The key is to eat as often as possible. Your body needs that nutrition constantly in order to grow. If you tried to cram all that food into three meals, your body won't use it all and store the extra as fat. That is not the mass you want.
Eating more often and having smaller, balanced meals keeps the body running efficiently which goes a long way into growing. It takes some time to get used to, but in the long run, you will build muscle, have more energy, and feel healthier overall.
Keeping Track Of All Of This
Trying to take in so much food as often as you will need to is not easy and is hard to keep track of in your head. Are you sure you ate a couple of hours ago? Did you get enough protein today?
This is where a nutrition log is handy. You keep track of your food just like you keep track of what weight you lift in a training log. It is not that difficult. You just write down what time you ate, what foods you ate, and if you want, keep track of the calories, protein, carbs, and fats.
Let's use breakfast as an example. You had breakfast at 8:15 this morning. You ate egg whites, had a couple slices of whole grain toast, and some walnuts. You also drank water. You just post this as an entry in your log.
You just do that with each meal throughout the day. If you happen to miss a meal, don't sweat it. Just post you missed it and move on. Also keep track of your weight in your log. If you notice you are having trouble gaining mass, look back at your log and you may notice something you are missing.
Logs are a great tool and are valuable to your success. If you have a BodySpace account, you can use your BodyBlog. It is a great tool and others can see it so it will keep you motivated to stay on track. If you don't have a BodySpace account, signing up for one is free.
Other Things To Keep In Mind
Just because you don't see pizza, burgers, ice cream, or other treats listed in this diet does not mean you can't have them. This is going to take a lot of effort and a reward every now and then doesn't hurt.
I would treat myself to one cheat meal every two weeks. I would buy a pizza, or eat a couple of double cheeseburgers, and then get back on track. If you start cheating more than that, your gains may not be all muscle and what is the point of gaining muscle if it is going to be covered by fat?
Also, if you have to choose between eating something not on your plan or not eating at all, always eat. Skipping meals will not help you. If you have to stop at a fast food restaurant, find something relatively healthy on the menu and order it.
There are healthy choices at most restaurants, so you don't have to suffer too much. Just avoid temptation and stay away from the Big Macs and Baconators.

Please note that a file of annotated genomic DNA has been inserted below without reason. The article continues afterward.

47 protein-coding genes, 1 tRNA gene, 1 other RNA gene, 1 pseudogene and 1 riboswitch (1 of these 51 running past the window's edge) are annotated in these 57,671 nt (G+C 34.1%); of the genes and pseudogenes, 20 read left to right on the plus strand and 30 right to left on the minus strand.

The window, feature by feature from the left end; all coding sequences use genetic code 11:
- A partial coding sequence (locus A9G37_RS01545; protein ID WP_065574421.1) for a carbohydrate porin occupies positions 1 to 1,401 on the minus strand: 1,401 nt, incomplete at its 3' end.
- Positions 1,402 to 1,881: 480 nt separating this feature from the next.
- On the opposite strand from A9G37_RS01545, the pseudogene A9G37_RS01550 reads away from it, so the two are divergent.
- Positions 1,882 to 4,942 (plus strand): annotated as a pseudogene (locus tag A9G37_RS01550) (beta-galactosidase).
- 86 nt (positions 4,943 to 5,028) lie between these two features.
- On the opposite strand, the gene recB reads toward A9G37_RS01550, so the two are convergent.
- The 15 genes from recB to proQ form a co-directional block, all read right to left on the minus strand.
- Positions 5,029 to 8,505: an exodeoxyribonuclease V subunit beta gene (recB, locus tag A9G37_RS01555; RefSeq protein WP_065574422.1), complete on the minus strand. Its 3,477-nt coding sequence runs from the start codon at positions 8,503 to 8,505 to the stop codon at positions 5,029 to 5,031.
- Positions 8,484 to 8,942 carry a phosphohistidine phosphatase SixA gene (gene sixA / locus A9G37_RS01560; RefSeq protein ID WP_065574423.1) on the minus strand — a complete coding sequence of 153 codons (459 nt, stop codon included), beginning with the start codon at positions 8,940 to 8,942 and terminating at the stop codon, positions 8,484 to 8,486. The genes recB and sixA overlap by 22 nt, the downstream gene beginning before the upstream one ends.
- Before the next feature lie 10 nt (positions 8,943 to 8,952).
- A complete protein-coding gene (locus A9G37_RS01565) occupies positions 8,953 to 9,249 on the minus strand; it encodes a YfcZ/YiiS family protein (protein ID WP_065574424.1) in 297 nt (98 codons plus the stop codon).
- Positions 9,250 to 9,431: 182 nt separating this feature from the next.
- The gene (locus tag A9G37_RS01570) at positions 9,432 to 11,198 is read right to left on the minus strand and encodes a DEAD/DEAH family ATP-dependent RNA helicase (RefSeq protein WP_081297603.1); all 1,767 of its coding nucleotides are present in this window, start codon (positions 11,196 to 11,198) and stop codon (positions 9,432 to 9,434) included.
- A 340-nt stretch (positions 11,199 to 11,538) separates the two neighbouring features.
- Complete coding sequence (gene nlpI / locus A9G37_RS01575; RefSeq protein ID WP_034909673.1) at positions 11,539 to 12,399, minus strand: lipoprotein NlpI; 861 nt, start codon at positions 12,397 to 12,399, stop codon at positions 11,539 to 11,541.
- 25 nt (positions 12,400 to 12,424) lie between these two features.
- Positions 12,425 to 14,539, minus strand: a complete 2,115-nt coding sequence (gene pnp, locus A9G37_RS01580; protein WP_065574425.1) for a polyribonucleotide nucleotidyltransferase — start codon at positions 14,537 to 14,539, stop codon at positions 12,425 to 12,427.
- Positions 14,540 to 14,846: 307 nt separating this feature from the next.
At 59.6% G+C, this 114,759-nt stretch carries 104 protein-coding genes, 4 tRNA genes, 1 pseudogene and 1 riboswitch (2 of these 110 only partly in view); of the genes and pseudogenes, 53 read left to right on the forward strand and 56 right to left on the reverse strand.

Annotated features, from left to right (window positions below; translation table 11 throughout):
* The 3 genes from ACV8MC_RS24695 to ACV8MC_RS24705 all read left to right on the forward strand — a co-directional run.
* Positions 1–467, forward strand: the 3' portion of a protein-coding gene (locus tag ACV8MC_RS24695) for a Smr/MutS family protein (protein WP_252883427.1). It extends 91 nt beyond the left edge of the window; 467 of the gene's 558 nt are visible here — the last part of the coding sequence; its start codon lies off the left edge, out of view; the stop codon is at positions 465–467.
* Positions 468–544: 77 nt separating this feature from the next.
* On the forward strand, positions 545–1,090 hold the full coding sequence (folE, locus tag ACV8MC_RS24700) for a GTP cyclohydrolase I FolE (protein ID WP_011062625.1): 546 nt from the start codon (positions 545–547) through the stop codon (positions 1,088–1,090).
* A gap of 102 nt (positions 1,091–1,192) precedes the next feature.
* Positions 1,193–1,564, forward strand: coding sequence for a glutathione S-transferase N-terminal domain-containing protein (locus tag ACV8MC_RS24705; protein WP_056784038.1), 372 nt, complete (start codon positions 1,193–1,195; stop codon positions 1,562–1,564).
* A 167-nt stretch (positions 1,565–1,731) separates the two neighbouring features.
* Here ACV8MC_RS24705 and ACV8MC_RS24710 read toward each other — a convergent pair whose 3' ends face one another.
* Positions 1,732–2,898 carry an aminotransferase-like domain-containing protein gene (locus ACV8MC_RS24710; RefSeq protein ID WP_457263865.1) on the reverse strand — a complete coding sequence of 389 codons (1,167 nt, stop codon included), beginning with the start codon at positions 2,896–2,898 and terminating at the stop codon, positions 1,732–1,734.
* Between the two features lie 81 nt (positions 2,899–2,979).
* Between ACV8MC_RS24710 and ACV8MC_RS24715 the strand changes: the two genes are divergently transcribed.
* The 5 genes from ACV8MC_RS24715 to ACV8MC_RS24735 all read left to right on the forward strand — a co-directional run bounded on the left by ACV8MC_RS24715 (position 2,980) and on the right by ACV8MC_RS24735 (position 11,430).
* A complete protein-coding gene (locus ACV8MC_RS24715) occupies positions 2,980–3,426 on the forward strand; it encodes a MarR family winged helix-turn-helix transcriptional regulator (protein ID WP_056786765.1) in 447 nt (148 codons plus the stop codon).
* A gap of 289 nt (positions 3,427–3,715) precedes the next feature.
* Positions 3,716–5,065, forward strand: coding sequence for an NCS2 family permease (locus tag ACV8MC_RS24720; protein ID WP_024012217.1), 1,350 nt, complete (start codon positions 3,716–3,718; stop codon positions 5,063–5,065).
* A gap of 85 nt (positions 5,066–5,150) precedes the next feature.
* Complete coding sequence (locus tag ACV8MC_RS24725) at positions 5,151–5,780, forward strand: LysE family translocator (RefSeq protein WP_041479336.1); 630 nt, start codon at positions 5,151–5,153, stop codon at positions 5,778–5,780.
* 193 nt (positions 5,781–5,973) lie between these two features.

Please do not take nutrition lightly. The foods you eat and how often you eat them is a direct influence on how you get bigger and stronger in the future. You follow this plan and you will be well on your way to your ultimate fitness destiny. If I can do it, trust me, you can do it.
The next part of this series is going to cover supplementation. What are the essentials to gaining mass? Which ones should you avoid? I will cover these topics and more.
Just wanted to say thanks for the motivation, and game plan to finally put some size on.
Quite a few years back I was a "gym rat." I spent 3-4 years there, and never seemed to be able to put any size on. Long story short I got discouraged and quit 135 pounds and disgusted with my genetics.
About four years past, my metabolism slowed a bit. I was walking around a weak 135-140 natural. Earlier this year I had a bout with food poising, and lost weight. I went down to 121 to be exact. After that I couldn't seem to get back to my old weight, I just stayed at 130, it was so frustrating.
Then one of my buddies started lifting, and I vowed to get back into it and get results. He later ended up flaking out but I kept lifting at home.
A few weeks later I stumbled onto your hardgainer article, and was immediately drawn in. I mean here is someone that came from where I am, and put on some real size then wrote an article about how to do it. Unlike every other one I read from some "genetically inclined" guy that to be honest has no idea what its like to be a small guy.
Thanks for taking your time to break it down and get me motivated. I've been following your guidelines quite closely, and I am seeing great results! I'm at 153 and going strong, I've never been so big and seeing results just motivates me more and more. Sorry for the long message, but I wanted you to get a little background as well.